Up to 40 cow skulls, some arranged in pairs, along with cow bones and deer antlers, were placed around the square enclosure, some time after it was taken down.
The shrine is a few hundred yards from a fortified settlement with a substantial circular structure in the centre, which has also been excavated by a team led by Dr Peter Halkon and James Lyall over the past four years.
Both the shrine and the earlier Bronze Age "ring fort" first showed up as cropmarks on the top of a hill in the Wolds in aerial photographs plotted by Cathy Stoertz over 20 years ago.
The shrine consisted of a square enclosure surrounded by a deep ditch, with a central area hidden from view by a palisade.
In the centre was the remains of a child, however the bones are in such poor condition, and have been damaged by ploughing, that it may not be possible to determine its sex. It is not known in what period the child was buried there.
But what has excited archaeologists the most are the animal remains which were placed in the earth after the palisade was taken out.
Dr Halkon said the butchered remains of cattle, as well as sheep and pork, were found at the nearby fort which could once have been a home for a powerful man and his extensive family.
However a deliberate decision was made only to deposit cow skulls and bones and the antlers of deer, a wild, hunted animal, at the shrine.
In one corner archaeologists found forelegs, then three cow skulls, then another skull and a deer antler. In other areas skulls were placed in pairs.
Dr Halkon said the bones were too carefully deposited to be "just rubbish disposal".
He said: "At some point they demolished the monument, pulled out the palisade and reopened the slot where the palisade had been and inserted all the animal bones.
"The forelegs and the heads are bits they didn't eat. They'd eaten the rest elsewhere - probably in the hill fort."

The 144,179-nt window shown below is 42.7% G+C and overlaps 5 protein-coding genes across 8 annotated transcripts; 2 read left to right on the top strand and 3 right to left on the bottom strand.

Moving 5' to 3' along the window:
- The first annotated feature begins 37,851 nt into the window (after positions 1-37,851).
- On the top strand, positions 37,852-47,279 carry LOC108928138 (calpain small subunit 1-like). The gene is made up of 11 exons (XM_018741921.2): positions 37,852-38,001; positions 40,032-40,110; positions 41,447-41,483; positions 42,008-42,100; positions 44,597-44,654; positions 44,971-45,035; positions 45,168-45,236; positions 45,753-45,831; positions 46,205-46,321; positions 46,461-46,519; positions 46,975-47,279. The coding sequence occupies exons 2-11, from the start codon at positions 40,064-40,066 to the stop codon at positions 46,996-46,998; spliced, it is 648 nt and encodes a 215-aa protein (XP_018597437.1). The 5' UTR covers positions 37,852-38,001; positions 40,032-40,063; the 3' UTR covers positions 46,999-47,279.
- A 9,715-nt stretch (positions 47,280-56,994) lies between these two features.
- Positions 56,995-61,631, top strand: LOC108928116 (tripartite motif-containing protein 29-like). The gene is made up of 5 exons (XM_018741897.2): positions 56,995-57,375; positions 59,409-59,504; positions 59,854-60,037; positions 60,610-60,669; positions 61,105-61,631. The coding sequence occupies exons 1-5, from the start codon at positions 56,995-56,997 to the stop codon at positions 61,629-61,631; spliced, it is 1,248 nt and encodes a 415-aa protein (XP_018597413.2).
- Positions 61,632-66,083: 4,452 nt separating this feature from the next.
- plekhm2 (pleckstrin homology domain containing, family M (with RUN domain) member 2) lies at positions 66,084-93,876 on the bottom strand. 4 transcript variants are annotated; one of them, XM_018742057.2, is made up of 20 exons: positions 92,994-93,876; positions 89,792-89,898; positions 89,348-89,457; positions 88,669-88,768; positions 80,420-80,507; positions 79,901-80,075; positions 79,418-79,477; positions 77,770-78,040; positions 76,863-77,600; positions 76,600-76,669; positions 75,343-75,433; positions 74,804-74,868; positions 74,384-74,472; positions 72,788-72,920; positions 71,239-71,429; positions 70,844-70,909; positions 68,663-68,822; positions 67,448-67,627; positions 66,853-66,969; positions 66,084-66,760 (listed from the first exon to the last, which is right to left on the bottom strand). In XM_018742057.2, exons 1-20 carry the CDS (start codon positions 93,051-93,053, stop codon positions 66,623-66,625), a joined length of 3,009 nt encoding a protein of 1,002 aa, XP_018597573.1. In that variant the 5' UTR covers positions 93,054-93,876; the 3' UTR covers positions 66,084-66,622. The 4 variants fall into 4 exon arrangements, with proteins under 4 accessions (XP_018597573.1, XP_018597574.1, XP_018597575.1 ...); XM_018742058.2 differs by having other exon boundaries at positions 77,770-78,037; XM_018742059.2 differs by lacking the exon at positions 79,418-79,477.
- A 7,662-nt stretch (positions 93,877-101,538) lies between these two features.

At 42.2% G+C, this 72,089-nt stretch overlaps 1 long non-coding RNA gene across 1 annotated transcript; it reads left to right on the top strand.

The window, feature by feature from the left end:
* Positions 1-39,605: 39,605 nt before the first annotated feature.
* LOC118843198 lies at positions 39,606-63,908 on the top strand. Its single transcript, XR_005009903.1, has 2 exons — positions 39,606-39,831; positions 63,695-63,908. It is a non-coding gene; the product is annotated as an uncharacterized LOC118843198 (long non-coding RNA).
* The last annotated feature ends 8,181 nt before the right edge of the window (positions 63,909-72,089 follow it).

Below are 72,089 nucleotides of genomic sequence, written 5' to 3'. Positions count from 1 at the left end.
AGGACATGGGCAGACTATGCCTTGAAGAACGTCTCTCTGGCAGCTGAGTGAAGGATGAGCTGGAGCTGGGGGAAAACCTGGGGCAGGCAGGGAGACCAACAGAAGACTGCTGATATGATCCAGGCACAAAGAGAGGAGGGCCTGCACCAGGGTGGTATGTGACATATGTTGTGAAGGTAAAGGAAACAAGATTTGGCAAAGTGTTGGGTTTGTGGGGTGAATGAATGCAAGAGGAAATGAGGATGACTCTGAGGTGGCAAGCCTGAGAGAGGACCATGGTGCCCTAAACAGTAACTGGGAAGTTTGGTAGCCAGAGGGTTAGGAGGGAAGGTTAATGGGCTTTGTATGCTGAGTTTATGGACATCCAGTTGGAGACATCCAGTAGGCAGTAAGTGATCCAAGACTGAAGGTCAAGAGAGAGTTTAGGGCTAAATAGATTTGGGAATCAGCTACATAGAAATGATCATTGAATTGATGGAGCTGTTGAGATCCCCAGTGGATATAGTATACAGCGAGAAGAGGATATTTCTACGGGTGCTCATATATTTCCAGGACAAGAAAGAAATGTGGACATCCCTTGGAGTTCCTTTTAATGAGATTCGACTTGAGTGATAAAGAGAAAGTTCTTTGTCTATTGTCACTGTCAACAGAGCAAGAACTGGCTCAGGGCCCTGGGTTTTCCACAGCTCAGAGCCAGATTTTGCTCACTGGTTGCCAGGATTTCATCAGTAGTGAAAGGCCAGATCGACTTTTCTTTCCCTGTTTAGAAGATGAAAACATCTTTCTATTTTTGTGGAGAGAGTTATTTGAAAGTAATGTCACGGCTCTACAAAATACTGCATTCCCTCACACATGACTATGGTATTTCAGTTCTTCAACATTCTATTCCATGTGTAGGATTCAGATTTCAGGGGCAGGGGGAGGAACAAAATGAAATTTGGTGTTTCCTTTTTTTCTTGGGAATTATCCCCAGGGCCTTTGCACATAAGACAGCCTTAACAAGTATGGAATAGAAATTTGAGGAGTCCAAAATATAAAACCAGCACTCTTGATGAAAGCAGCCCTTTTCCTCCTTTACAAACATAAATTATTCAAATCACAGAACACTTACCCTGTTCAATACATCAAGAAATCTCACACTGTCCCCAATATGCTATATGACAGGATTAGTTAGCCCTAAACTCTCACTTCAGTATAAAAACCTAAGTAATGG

Similar finds have been found elsewhere in the Wolds, but not in such a quantity. Dr Halkon said human heads were venerated and it is possible cattle heads had some kind of symbolism. He said: "Cattle were very important to them, and they probably measured wealth in the numbers of cattle."
He said there are also signs of the Romans being there from small amounts of pottery which was found on the site.
He believes that when the Romans came they would have been aware of a grassy mound and a partially filled-in ditch "and would have recognised it as being ritual of some importance."
The "ring fort" site also raises many questions, with a possibility that the earliest of three structures on it which preceded the fort had a ceremonial function. It consisted of a ring of very large posts led into by a corridor of large posts.
The fort itself would have been an impressive structure with two rings of defences, approached via an entranceway through two gatehouses. It is thought to date to the later Bronze Age (1000-800BC).
"It must have been incredibly impressive when it was first built," said Dr Halkon. "There would have been a massive chalk bank, probably with a fence on top. You would see this white bank.
"It was probably used as much for status as defence. They were controlling the landscape, definitely."
A large roundhouse, like one found at Paddock Hill, Thwing, in East Yorkshire, later cut through by a smaller roundhouse, which may have been in use in the Iron Age, were also uncovered, suggesting people used the site over a long period of time.
The excavation was sponsored by the Yorkshire Archaeological and Historical Society.